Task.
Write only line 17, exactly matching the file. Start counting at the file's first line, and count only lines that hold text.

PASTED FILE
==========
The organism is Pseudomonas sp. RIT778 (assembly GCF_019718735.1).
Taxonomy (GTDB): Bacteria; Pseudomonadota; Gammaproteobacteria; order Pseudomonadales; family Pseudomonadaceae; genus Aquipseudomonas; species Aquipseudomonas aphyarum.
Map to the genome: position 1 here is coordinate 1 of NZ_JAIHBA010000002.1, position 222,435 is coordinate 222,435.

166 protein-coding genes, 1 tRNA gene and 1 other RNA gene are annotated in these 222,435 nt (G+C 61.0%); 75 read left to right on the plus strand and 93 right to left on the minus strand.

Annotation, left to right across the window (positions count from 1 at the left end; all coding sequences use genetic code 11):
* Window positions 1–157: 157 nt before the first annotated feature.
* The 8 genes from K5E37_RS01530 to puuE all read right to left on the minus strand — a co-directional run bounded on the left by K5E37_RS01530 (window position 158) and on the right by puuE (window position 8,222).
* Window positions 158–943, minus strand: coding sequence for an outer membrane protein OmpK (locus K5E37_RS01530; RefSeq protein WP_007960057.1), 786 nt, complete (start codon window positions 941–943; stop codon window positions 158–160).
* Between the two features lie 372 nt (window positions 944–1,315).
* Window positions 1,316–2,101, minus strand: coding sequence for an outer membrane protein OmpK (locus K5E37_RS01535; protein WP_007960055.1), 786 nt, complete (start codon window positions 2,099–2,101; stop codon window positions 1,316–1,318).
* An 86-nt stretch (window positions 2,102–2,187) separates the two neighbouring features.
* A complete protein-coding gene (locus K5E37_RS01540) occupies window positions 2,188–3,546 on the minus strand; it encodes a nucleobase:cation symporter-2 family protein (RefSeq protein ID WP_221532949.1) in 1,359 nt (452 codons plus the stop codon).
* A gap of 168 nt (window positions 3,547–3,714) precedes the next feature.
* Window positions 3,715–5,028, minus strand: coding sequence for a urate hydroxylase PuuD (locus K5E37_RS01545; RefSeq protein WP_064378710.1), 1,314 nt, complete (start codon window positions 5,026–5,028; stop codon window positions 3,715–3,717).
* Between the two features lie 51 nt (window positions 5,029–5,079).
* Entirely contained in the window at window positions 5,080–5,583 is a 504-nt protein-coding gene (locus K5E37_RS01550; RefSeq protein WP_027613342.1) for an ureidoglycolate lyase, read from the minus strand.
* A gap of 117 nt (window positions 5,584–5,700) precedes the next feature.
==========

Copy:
* A gap of 117 nt (window positions 5,584–5,700) precedes the next feature.